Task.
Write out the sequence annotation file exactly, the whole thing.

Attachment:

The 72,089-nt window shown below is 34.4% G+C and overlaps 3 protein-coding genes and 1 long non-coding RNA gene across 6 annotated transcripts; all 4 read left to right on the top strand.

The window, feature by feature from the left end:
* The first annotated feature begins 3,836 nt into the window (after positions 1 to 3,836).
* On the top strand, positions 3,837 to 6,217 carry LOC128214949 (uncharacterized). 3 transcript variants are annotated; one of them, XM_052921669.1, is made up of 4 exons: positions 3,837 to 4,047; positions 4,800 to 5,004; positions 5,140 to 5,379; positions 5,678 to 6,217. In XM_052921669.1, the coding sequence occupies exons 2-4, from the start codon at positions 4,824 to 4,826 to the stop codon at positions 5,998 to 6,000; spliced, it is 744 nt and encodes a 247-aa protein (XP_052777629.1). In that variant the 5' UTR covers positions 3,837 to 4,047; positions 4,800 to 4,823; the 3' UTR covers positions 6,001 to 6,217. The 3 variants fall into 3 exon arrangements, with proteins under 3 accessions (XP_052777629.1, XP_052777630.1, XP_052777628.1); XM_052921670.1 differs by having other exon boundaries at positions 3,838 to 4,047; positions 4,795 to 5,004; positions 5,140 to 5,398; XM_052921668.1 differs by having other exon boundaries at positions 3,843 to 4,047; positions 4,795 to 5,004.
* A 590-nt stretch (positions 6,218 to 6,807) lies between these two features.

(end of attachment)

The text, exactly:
The 72,089-nt window shown below is 34.4% G+C and overlaps 3 protein-coding genes and 1 long non-coding RNA gene across 6 annotated transcripts; all 4 read left to right on the top strand.

The window, feature by feature from the left end:
* The first annotated feature begins 3,836 nt into the window (after positions 1 to 3,836).
* On the top strand, positions 3,837 to 6,217 carry LOC128214949 (uncharacterized). 3 transcript variants are annotated; one of them, XM_052921669.1, is made up of 4 exons: positions 3,837 to 4,047; positions 4,800 to 5,004; positions 5,140 to 5,379; positions 5,678 to 6,217. In XM_052921669.1, the coding sequence occupies exons 2-4, from the start codon at positions 4,824 to 4,826 to the stop codon at positions 5,998 to 6,000; spliced, it is 744 nt and encodes a 247-aa protein (XP_052777629.1). In that variant the 5' UTR covers positions 3,837 to 4,047; positions 4,800 to 4,823; the 3' UTR covers positions 6,001 to 6,217. The 3 variants fall into 3 exon arrangements, with proteins under 3 accessions (XP_052777629.1, XP_052777630.1, XP_052777628.1); XM_052921670.1 differs by having other exon boundaries at positions 3,838 to 4,047; positions 4,795 to 5,004; positions 5,140 to 5,398; XM_052921668.1 differs by having other exon boundaries at positions 3,843 to 4,047; positions 4,795 to 5,004.
* A 590-nt stretch (positions 6,218 to 6,807) lies between these two features.